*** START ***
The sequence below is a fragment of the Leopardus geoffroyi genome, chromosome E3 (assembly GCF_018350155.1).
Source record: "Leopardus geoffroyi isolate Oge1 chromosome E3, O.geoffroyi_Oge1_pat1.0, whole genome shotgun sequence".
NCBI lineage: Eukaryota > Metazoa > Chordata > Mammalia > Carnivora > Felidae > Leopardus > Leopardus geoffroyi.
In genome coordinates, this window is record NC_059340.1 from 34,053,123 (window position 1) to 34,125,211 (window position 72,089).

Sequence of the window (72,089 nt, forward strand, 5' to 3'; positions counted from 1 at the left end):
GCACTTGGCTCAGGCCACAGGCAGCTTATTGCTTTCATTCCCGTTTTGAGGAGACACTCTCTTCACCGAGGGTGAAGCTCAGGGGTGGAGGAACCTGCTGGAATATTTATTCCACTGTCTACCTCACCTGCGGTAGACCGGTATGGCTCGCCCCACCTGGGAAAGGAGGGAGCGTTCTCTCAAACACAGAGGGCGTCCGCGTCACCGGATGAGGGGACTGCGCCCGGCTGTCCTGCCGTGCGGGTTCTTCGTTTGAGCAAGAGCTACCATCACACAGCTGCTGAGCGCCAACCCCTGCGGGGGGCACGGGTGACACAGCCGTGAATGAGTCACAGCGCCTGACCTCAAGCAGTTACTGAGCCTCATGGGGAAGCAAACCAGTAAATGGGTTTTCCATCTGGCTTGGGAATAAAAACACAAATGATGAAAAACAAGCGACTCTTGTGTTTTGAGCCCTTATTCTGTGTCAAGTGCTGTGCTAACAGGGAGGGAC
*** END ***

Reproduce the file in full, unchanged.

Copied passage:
The sequence below is a fragment of the Leopardus geoffroyi genome, chromosome E3 (assembly GCF_018350155.1).
Source record: "Leopardus geoffroyi isolate Oge1 chromosome E3, O.geoffroyi_Oge1_pat1.0, whole genome shotgun sequence".
NCBI lineage: Eukaryota > Metazoa > Chordata > Mammalia > Carnivora > Felidae > Leopardus > Leopardus geoffroyi.
In genome coordinates, this window is record NC_059340.1 from 34,053,123 (window position 1) to 34,125,211 (window position 72,089).

Sequence of the window (72,089 nt, forward strand, 5' to 3'; positions counted from 1 at the left end):
GCACTTGGCTCAGGCCACAGGCAGCTTATTGCTTTCATTCCCGTTTTGAGGAGACACTCTCTTCACCGAGGGTGAAGCTCAGGGGTGGAGGAACCTGCTGGAATATTTATTCCACTGTCTACCTCACCTGCGGTAGACCGGTATGGCTCGCCCCACCTGGGAAAGGAGGGAGCGTTCTCTCAAACACAGAGGGCGTCCGCGTCACCGGATGAGGGGACTGCGCCCGGCTGTCCTGCCGTGCGGGTTCTTCGTTTGAGCAAGAGCTACCATCACACAGCTGCTGAGCGCCAACCCCTGCGGGGGGCACGGGTGACACAGCCGTGAATGAGTCACAGCGCCTGACCTCAAGCAGTTACTGAGCCTCATGGGGAAGCAAACCAGTAAATGGGTTTTCCATCTGGCTTGGGAATAAAAACACAAATGATGAAAAACAAGCGACTCTTGTGTTTTGAGCCCTTATTCTGTGTCAAGTGCTGTGCTAACAGGGAGGGAC